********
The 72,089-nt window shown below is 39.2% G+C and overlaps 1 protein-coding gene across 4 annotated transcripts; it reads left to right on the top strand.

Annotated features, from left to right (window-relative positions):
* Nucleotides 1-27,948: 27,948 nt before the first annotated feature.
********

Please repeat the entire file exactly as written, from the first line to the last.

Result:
The 72,089-nt window shown below is 39.2% G+C and overlaps 1 protein-coding gene across 4 annotated transcripts; it reads left to right on the top strand.

Annotated features, from left to right (window-relative positions):
* Nucleotides 1-27,948: 27,948 nt before the first annotated feature.